I am currently having a well earned sit down after a strenuous few days. Monday was spent clearing all the sheep off the entire marsh - 9 hours of walking, running and scrambling over ditches was needed to get them all in. We had to double back, wade over to islands, chase them over gutters but at least all 1,400 or so are now safe in the compound.
The tides are 10.1m, or 33', this Thursday and Friay with large amounts of water being seen all over the marsh. Lots of birds have been pushed up with adult Kitiwake and summer plumage turnstones unusual records for IMF. At least 2 Hobby, lots of teal and blacktailed godwits are also regulars on the pools. The lesser yellow leg has not been seen since Tuesday....
Tuesday was spent with the volunteers pulling up the sea of yellow that is ragwort from IMF2 where the cattle live. Obviously as a nature reserve the pulling of ragwort is a contentious issue with it being the only food plant for the striking red and black cinnibar moth. It is also an excellent source of nectar for many butterfly species, with wall browns feeding on it at Burton Point. However, it is highly poisenous to horses, sheep and cattle, being lethal if eaten in only small quantities. If there is plenty of other food about animals wont graze it whilst it is growing and fresh as it is unpalatable. As it dries and seeds it becomes a tasty treat and will be eaten! With each plant producing 150,000 wind-carried seeds many millions are produced in each field. It is a legal obligation for landowners to control ragwort, therefore although we leave it as long as possible for the moths and butterfiles to benefit, we must also remove it from areas grazed by our long-horn cattle and where it is in close proximity to our neighbours. As a perennial we try and pull it up by the roots - a back breaking task! We will be doing more next Tuesday if anyone is around to help!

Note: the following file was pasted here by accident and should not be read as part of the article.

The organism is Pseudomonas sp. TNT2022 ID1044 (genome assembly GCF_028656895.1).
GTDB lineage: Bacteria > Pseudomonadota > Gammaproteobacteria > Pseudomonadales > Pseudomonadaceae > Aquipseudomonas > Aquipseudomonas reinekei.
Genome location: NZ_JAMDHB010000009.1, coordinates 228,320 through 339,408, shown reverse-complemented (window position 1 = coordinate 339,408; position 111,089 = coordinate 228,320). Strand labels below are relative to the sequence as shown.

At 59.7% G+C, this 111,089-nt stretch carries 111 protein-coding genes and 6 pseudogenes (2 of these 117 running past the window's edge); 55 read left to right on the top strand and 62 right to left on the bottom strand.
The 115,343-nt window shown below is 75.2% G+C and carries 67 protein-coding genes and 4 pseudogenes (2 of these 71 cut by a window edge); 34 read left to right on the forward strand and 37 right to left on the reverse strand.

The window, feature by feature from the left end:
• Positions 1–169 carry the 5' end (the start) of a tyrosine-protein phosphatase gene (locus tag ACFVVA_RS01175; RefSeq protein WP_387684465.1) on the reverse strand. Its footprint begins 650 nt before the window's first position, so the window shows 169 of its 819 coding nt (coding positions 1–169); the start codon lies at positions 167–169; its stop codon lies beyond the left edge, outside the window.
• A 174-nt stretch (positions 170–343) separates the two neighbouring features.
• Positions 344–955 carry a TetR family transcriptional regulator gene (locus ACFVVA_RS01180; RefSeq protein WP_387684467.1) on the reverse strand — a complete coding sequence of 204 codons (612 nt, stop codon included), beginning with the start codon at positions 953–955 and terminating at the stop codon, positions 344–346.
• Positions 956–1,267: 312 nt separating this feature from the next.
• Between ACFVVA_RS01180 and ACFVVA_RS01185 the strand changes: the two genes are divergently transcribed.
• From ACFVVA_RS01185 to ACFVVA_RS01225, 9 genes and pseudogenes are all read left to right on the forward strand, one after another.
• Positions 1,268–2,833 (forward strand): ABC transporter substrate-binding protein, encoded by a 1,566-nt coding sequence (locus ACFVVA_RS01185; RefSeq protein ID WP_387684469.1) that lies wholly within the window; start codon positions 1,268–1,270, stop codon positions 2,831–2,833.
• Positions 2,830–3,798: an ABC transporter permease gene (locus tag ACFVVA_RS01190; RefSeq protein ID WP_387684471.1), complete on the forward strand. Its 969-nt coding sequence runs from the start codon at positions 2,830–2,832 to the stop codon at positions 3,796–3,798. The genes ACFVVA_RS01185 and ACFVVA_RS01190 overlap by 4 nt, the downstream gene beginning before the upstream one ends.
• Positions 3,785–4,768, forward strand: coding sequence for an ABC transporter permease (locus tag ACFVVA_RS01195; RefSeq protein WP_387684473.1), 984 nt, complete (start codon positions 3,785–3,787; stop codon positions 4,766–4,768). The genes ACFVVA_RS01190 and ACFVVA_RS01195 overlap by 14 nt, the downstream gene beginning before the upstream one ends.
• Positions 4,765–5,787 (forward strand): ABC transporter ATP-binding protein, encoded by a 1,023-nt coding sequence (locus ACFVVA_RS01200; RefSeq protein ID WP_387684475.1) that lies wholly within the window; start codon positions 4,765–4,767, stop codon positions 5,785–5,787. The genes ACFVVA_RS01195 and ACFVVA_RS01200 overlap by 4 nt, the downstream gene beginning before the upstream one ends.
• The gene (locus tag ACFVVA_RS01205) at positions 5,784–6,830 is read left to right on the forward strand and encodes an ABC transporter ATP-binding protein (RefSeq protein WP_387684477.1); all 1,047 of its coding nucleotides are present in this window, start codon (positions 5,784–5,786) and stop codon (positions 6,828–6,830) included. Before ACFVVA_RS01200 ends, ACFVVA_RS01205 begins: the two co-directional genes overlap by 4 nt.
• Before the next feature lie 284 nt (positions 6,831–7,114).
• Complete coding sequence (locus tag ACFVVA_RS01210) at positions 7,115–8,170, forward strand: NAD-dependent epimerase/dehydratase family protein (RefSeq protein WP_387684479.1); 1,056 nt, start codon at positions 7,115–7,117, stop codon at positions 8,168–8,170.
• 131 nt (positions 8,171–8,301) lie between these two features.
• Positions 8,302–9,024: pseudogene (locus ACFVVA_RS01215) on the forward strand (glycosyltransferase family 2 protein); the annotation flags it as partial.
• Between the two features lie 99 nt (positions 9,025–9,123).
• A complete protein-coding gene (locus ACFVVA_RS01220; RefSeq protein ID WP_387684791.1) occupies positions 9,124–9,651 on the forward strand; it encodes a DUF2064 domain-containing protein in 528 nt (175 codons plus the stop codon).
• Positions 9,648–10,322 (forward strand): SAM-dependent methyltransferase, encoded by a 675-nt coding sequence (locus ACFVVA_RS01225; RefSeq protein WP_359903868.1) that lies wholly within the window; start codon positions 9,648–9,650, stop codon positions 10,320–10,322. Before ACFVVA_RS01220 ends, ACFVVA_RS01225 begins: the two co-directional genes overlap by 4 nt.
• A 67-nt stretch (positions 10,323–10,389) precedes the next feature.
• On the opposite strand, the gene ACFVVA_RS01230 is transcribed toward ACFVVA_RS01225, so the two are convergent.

We have had some cattle pens erected over by the grain barn near IMF2 by Stuart Sim ready for any cattle movements that may be required in the future.
A big thanks goes out to our walling volunteers who have helped Ben the waller complete the wall from Burton Point! Yay :-) I am still feeding the badgers peanuts and we are still battling the continuing growing vegetation along paths and tracks all round the reserve!
Back out to work now! See you soon